I was honestly surprised that the Big Ten did not fare better in those stats considering te Final Four runs by Michigan State and Ohio State during that time.  While we are still near the bottom of the major conferences in terms of NCAA tournament success, the conference is on a definite uptick in its performance against other conferences; this is best evidenced by the conference winning the Big Ten-ACC challenge three years in a row.  The Big Ten also seems to be rising in women’s basketball, earning a tie in this year’s women’s Big Ten-ACC Challenge after losing the first four and posting a win in the innaugural Big Ten-Big 12 Challenge.


Looking at the bowl and NCAA tournament records in recent years, it is disappointing to see that Big Ten is struggling compared to the other major conferences in both football and basketball.  At this point I would essentially rule it a tie between the Big Ten’s performance in football and its performance in basketball.  Considering the conference’s long history as a football conference, I will rule that the tiebreaker goes to football and rule that the Big Ten is still a football conference.  That said, if the recent improvement in basketball continues without a similar improvement in football, that status will likely change in the next year or two.



Written by: Charles Kuehn | full bio

Charles is the Endowed Professor of Women's Basketball Coverage and general Buckeye blogger who tries to avoid the roving bands of Wolverines while living in Michigan.


8 Responses to “Wednesday Morning Hive: Are We A Basketball Conference?”

  1. 1 Michael

    With the increase in the overall number of bowls and their need for inventory, more and more mediocre teams are getting into postseason games. When you look at the lack of depth in the B1G in recent years (basically it’s been a one or two team conference in football the last 5 years), it’s not surprising that the conference as a whole has struggled in bowl games. If you put a mediocre B1G team against a mediocre SEC team, the advantages are stacked in favor of the SEC team during this current cycle. Their middle-of-the-road teams are better than ours right now, in addition to playing closer to home. What you often get is bowls matching up an average B1G team that travels well against an upper level team from another conference, which is how you come up with an Iowa-Oklahoma this year. The Sooners had a couple of stumbles this year but were considered a top national team much of the year. Iowa was a dumpster fire at times and certainly not one of the league’s best 3-4 teams.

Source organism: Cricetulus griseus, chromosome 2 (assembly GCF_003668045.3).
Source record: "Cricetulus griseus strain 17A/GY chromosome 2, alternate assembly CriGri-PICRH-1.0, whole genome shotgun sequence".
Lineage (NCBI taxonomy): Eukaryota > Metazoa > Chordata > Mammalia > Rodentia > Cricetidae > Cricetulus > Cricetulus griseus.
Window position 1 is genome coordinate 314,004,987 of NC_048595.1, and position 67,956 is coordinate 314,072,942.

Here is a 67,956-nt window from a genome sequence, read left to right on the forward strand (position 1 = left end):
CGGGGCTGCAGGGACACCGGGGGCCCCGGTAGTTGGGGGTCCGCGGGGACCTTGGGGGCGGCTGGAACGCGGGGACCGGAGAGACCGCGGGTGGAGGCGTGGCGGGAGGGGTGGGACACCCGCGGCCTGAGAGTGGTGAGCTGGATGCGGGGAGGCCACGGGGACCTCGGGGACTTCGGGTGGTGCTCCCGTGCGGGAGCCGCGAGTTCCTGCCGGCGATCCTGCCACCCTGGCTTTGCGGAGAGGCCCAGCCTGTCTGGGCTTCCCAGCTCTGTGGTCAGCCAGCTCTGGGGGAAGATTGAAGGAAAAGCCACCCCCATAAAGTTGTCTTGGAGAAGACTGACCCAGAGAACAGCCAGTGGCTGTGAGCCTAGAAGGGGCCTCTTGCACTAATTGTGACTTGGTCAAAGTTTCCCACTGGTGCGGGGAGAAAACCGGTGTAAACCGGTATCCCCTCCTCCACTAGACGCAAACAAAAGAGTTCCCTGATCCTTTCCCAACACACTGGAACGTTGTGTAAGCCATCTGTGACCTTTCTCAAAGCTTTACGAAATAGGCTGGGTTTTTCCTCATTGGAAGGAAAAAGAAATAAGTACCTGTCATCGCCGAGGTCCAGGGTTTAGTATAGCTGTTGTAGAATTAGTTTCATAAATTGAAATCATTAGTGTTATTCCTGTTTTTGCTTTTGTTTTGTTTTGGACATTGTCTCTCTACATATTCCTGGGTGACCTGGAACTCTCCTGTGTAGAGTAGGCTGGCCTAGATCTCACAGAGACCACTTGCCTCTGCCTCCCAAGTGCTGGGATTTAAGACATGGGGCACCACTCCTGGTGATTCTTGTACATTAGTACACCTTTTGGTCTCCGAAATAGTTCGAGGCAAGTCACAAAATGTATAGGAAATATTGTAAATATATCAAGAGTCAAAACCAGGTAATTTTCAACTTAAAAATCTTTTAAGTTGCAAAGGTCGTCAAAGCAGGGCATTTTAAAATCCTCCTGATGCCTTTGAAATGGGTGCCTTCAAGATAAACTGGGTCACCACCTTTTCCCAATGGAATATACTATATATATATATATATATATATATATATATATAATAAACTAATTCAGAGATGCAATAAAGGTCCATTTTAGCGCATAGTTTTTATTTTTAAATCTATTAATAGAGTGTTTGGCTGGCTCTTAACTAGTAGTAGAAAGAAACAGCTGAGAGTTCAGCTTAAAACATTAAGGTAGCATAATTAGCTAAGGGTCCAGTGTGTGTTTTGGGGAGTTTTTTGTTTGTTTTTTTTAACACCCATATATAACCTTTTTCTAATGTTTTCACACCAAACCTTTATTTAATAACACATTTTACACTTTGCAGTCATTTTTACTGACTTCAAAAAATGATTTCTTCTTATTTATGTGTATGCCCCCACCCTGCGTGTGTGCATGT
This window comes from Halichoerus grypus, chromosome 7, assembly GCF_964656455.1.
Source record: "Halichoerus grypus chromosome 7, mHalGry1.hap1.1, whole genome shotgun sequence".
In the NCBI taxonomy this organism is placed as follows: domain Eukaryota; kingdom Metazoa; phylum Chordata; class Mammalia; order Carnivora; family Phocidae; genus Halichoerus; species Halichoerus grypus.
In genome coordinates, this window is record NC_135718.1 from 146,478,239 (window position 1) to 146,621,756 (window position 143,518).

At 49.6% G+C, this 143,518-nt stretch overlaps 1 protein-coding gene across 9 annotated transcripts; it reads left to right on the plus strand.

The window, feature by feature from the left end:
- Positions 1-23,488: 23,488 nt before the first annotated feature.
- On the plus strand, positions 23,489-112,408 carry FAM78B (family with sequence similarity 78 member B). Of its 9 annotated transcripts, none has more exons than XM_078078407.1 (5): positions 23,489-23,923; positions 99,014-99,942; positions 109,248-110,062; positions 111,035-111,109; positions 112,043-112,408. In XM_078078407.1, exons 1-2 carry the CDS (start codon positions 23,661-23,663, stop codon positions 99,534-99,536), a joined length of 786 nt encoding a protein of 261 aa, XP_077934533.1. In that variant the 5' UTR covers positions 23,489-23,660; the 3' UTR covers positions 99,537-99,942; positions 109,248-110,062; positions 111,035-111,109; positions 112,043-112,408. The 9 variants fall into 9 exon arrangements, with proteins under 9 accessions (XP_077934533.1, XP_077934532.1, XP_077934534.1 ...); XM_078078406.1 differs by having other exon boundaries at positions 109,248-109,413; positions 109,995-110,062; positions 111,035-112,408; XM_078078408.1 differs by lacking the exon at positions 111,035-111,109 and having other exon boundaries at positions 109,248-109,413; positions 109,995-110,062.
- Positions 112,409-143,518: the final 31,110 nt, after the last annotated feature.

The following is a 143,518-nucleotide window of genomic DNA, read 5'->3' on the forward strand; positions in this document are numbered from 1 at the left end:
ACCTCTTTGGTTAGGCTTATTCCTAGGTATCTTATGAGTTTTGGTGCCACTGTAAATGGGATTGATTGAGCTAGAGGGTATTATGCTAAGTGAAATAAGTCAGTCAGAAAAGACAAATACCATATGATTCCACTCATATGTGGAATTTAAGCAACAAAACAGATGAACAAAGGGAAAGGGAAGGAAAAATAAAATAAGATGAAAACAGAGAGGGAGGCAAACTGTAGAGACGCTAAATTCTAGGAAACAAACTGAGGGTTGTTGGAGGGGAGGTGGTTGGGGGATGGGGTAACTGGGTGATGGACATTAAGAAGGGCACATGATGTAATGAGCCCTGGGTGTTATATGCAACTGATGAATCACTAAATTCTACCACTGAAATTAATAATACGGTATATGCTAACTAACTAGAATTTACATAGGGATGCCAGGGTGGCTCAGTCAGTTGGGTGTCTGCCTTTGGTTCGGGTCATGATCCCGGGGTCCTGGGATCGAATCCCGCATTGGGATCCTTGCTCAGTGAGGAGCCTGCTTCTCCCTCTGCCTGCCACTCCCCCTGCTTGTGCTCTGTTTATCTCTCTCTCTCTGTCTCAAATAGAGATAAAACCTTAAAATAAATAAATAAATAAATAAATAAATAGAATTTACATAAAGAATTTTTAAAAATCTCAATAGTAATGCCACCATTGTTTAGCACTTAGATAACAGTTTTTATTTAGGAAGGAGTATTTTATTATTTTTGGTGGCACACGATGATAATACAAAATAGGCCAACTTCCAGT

It’s more interesting when the teams are more evenly matched, comparatively. There are a few instances of this that stand out to me: Michigan-Virginia Tech and MSU-Georgia. Both MSU and Georgia lost their conference title games. Va Tech actually did better in their conference than Michigan, but they seemed on par in most respects. Both of those went to the B1G, while another seemingly even matchup (OSU-Florida) went the other way, though it was a competitive contest.

    The bowls are supposed to match teams that will bring them the best monetary return, not the teams that provide the closest matchups. This is one of the reasons Ohio State is saddled with such a horrible record in bowls against the SEC. In most of those games the Buckeyes were underdogs. That doesn’t explain it completely, but you would expect a 10-1 Alabama to beat a 9-3 Ohio State most years.

  2. 2 Charles